While there has been shown application of a sonic vibration centrally within a slurry sump located immediately below any communication with material above the inner bottom of the hold, other configurations can be used. For example, the sonic tool may be placed in other locations in the immediate vicinity of a sump and be focused so as to maximize energy at the sump or the entire operation may be conducted from above by utilizing suitable eductor or centrifugal pump mechanism. The latter arrangement is shown in FIG. in which a pump 70 is installed at the lower end 71 of the hydraulically movable articulated boom 72. A sonic coupling element 73 and resonator drive 74 similar to that previously described are mounted at the end 71 together with water jet nozzles 75. Both the resonator drive element 74 and the nozzles 75 are arranged to agitate a zone 76 immediately below the end of the boom for resuspending material in the vicinity of the pump. This arrangement operates along the surface or face of settled material in a region where free water is available so that with movement of the arm, resuspension of compacted material in the immediate vicinity of the vibrating element causes such material to be resuspended for removal by the pump 70.
Thus, there has been provided a novel and useful system for handling and shipping mineral solids which permits fast economical loading and unloading in slurry form. The system of this invention is capable of complete slurry operation, even with difficult solids such as compacted ore cake and the like, and facilitates operation from offshore pumping stations with deep draft vessels. While preferred methods and apparatus have been disclosed herein, it is to be understood that certain departures from these disclosures can be practiced without departing from the spirit and scope of the invention which is limited only by the appended claims.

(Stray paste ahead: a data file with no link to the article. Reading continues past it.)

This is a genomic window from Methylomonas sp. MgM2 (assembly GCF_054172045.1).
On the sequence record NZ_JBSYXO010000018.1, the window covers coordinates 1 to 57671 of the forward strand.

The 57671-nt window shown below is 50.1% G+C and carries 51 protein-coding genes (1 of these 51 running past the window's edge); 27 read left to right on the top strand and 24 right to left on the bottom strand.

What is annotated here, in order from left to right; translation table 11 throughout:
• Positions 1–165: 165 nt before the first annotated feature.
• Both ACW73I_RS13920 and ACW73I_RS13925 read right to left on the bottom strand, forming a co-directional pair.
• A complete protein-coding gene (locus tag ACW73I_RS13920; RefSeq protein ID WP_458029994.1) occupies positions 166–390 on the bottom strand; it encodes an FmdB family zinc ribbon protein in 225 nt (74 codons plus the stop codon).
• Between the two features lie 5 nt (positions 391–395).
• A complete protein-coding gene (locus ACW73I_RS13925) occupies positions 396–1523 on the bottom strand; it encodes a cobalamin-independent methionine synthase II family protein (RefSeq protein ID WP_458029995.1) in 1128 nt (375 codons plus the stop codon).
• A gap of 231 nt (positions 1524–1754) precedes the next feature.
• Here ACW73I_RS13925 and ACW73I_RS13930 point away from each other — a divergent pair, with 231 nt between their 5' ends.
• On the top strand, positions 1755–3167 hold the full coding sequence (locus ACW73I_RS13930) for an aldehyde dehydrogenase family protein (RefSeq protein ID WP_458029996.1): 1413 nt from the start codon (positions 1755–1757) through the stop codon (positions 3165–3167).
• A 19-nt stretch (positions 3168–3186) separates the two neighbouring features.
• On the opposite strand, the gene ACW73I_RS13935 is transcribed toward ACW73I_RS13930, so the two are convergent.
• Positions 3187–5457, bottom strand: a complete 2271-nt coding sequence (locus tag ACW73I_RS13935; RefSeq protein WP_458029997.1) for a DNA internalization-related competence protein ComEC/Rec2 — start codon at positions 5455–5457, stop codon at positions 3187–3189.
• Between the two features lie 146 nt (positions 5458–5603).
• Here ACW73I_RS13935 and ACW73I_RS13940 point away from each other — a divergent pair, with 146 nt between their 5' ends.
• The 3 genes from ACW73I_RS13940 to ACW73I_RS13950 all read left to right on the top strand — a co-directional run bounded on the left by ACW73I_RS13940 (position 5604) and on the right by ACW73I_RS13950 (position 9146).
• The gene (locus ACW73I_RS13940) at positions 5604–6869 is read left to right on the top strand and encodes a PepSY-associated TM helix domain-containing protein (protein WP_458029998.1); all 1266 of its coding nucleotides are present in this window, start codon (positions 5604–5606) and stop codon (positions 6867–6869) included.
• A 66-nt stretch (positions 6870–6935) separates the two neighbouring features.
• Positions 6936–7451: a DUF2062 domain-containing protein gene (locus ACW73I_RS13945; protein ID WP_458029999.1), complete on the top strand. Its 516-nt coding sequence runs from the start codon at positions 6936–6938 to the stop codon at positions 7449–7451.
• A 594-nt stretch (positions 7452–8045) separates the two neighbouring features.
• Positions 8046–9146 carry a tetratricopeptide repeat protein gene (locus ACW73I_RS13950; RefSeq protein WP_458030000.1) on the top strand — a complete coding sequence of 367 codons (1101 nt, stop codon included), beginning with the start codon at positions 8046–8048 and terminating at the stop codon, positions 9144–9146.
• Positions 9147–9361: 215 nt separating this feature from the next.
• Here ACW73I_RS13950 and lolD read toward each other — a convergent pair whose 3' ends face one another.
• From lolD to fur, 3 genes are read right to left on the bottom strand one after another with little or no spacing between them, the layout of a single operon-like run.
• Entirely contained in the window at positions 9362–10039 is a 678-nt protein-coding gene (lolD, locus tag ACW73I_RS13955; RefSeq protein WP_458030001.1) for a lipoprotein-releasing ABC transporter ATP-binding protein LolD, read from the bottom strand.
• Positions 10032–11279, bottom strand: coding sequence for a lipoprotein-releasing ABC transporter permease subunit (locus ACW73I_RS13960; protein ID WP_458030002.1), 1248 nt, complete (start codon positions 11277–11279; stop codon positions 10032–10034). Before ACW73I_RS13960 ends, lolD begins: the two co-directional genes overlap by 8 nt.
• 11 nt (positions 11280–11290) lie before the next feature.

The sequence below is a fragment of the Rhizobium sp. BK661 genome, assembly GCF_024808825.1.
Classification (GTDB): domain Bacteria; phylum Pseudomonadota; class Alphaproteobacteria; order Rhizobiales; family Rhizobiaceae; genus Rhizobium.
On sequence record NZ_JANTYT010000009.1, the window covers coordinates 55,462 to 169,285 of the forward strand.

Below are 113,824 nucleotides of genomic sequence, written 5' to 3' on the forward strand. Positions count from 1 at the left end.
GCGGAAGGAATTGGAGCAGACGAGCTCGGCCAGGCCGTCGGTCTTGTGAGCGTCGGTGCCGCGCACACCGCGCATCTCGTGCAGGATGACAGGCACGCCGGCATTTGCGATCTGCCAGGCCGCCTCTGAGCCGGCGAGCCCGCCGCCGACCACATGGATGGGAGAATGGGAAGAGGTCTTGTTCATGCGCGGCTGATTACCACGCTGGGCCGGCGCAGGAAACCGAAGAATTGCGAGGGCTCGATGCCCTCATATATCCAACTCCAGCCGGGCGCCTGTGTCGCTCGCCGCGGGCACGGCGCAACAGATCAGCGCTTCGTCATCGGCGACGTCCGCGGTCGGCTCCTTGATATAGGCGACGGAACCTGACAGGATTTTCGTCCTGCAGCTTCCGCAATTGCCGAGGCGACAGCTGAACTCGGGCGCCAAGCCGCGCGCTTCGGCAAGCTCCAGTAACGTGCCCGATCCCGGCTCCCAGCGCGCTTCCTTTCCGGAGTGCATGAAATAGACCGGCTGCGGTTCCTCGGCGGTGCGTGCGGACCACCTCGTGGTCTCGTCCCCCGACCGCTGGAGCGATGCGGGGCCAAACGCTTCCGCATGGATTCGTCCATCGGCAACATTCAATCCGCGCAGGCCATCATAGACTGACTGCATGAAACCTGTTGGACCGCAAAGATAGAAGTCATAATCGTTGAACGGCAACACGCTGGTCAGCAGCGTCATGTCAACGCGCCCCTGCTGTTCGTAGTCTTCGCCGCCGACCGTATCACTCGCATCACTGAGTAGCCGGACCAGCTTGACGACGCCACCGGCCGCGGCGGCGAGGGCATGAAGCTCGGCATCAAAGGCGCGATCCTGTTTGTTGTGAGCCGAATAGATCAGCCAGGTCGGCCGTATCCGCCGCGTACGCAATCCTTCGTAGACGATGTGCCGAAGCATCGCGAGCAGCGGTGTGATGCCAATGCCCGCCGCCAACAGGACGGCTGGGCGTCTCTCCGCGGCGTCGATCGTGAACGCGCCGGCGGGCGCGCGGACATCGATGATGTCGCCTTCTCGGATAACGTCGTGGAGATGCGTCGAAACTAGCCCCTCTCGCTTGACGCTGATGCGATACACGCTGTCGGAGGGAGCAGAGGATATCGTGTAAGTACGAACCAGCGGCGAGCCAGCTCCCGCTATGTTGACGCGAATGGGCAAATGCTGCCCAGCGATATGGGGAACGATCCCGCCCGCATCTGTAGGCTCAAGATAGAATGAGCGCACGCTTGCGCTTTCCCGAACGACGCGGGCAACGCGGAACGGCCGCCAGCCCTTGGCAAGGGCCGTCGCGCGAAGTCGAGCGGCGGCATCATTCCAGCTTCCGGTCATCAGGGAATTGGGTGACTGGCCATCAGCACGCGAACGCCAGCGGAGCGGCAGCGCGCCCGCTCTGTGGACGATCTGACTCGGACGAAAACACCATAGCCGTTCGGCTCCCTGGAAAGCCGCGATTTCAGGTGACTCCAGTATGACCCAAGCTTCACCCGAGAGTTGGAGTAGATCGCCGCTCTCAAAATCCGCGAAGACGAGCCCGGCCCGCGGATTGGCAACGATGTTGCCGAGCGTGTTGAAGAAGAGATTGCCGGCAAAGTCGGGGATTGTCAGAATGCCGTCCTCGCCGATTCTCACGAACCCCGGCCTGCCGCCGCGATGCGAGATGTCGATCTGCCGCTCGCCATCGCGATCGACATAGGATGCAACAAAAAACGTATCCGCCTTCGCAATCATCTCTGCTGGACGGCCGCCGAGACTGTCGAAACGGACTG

1. In a method for the transportation of particulate ore solids by ship, the steps of dressing said ore solids to a range of particle sizes suitable for pulping into a consistency of a pumpable slurry, adding water to said dressed ore solids and mixing to form a pumpable slurry of high solids content, pumping said slurry into a hold of said ship through a pipeline, permitting said slurry to settle in said hold to yield an upper friction of excess water overlying settled solids, decanting the water off the top of the settled solids, continuing the steps of pumping slurry aboard said hold settling and decanting until said ship is loaded with a mass of settled mineral solids forming a substantially non-shifting cargo of low water content, moving said ship to a destination, unloading the ship by directing high pressure stream of water having a a head greater than 200 p.s.i. to a zone within said mass and pulping the solids and water in said zone by applying sonic vibrations thereto together with said high velocity water stream in such a manner that the energies of sonic vibrations and the water stream simultaneously impinge upon the solids in said zone and cooperate in separating and repulping said solids into a slurry of pumpable consistency, and high solids content, pumping said slurry off of the vessel as it is formed through a pipeline, continuing the appliation of high pressure water and pulping while continuously removing slurry so formed until the hold is emptied whereby said hold can be loaded and unloaded by pipeline conveyed slurry.
2. A method as in claim 1 wherein said agitation consists of sonic vibrations in a range of from about '90 to 200 cycles per second.
3. A method as in claim 1 further including the step of promoting the settling of the slurry by applying sonic vibrations thereto.